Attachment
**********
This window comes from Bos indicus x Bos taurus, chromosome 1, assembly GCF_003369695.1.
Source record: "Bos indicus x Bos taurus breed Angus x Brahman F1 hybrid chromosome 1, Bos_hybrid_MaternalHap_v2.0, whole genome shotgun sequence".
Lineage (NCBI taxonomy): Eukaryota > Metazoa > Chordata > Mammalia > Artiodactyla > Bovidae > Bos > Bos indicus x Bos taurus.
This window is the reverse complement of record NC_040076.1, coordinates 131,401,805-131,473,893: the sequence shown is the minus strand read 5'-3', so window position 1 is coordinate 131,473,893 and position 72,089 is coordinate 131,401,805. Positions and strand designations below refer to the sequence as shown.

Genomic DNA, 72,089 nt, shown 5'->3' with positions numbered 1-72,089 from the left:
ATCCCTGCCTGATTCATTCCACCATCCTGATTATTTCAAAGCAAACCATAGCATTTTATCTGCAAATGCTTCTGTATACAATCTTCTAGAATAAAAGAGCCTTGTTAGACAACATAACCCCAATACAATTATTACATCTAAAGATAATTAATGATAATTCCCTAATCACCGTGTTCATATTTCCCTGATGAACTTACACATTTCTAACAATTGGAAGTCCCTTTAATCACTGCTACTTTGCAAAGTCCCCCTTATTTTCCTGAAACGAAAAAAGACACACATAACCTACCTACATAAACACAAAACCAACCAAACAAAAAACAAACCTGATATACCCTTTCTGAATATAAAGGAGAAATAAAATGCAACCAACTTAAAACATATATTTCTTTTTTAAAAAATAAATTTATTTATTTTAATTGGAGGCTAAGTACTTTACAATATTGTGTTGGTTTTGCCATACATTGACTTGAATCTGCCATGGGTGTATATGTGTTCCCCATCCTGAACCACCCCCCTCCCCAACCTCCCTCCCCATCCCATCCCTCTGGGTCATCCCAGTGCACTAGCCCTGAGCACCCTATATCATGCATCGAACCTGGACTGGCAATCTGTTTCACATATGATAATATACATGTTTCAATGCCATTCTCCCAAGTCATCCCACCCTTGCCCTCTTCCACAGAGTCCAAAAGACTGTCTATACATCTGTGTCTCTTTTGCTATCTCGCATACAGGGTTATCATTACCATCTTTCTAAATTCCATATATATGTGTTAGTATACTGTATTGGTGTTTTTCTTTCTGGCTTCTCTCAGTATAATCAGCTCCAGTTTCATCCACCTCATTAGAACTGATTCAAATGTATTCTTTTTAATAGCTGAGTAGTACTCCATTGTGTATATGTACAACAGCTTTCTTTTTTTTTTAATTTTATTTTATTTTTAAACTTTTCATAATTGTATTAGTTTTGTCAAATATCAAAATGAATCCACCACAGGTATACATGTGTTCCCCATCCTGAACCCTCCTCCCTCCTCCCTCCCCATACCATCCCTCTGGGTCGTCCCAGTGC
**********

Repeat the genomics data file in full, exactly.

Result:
This window comes from Bos indicus x Bos taurus, chromosome 1, assembly GCF_003369695.1.
Source record: "Bos indicus x Bos taurus breed Angus x Brahman F1 hybrid chromosome 1, Bos_hybrid_MaternalHap_v2.0, whole genome shotgun sequence".
Lineage (NCBI taxonomy): Eukaryota > Metazoa > Chordata > Mammalia > Artiodactyla > Bovidae > Bos > Bos indicus x Bos taurus.
This window is the reverse complement of record NC_040076.1, coordinates 131,401,805-131,473,893: the sequence shown is the minus strand read 5'-3', so window position 1 is coordinate 131,473,893 and position 72,089 is coordinate 131,401,805. Positions and strand designations below refer to the sequence as shown.

Genomic DNA, 72,089 nt, shown 5'->3' with positions numbered 1-72,089 from the left:
ATCCCTGCCTGATTCATTCCACCATCCTGATTATTTCAAAGCAAACCATAGCATTTTATCTGCAAATGCTTCTGTATACAATCTTCTAGAATAAAAGAGCCTTGTTAGACAACATAACCCCAATACAATTATTACATCTAAAGATAATTAATGATAATTCCCTAATCACCGTGTTCATATTTCCCTGATGAACTTACACATTTCTAACAATTGGAAGTCCCTTTAATCACTGCTACTTTGCAAAGTCCCCCTTATTTTCCTGAAACGAAAAAAGACACACATAACCTACCTACATAAACACAAAACCAACCAAACAAAAAACAAACCTGATATACCCTTTCTGAATATAAAGGAGAAATAAAATGCAACCAACTTAAAACATATATTTCTTTTTTAAAAAATAAATTTATTTATTTTAATTGGAGGCTAAGTACTTTACAATATTGTGTTGGTTTTGCCATACATTGACTTGAATCTGCCATGGGTGTATATGTGTTCCCCATCCTGAACCACCCCCCTCCCCAACCTCCCTCCCCATCCCATCCCTCTGGGTCATCCCAGTGCACTAGCCCTGAGCACCCTATATCATGCATCGAACCTGGACTGGCAATCTGTTTCACATATGATAATATACATGTTTCAATGCCATTCTCCCAAGTCATCCCACCCTTGCCCTCTTCCACAGAGTCCAAAAGACTGTCTATACATCTGTGTCTCTTTTGCTATCTCGCATACAGGGTTATCATTACCATCTTTCTAAATTCCATATATATGTGTTAGTATACTGTATTGGTGTTTTTCTTTCTGGCTTCTCTCAGTATAATCAGCTCCAGTTTCATCCACCTCATTAGAACTGATTCAAATGTATTCTTTTTAATAGCTGAGTAGTACTCCATTGTGTATATGTACAACAGCTTTCTTTTTTTTTTAATTTTATTTTATTTTTAAACTTTTCATAATTGTATTAGTTTTGTCAAATATCAAAATGAATCCACCACAGGTATACATGTGTTCCCCATCCTGAACCCTCCTCCCTCCTCCCTCCCCATACCATCCCTCTGGGTCGTCCCAGTGC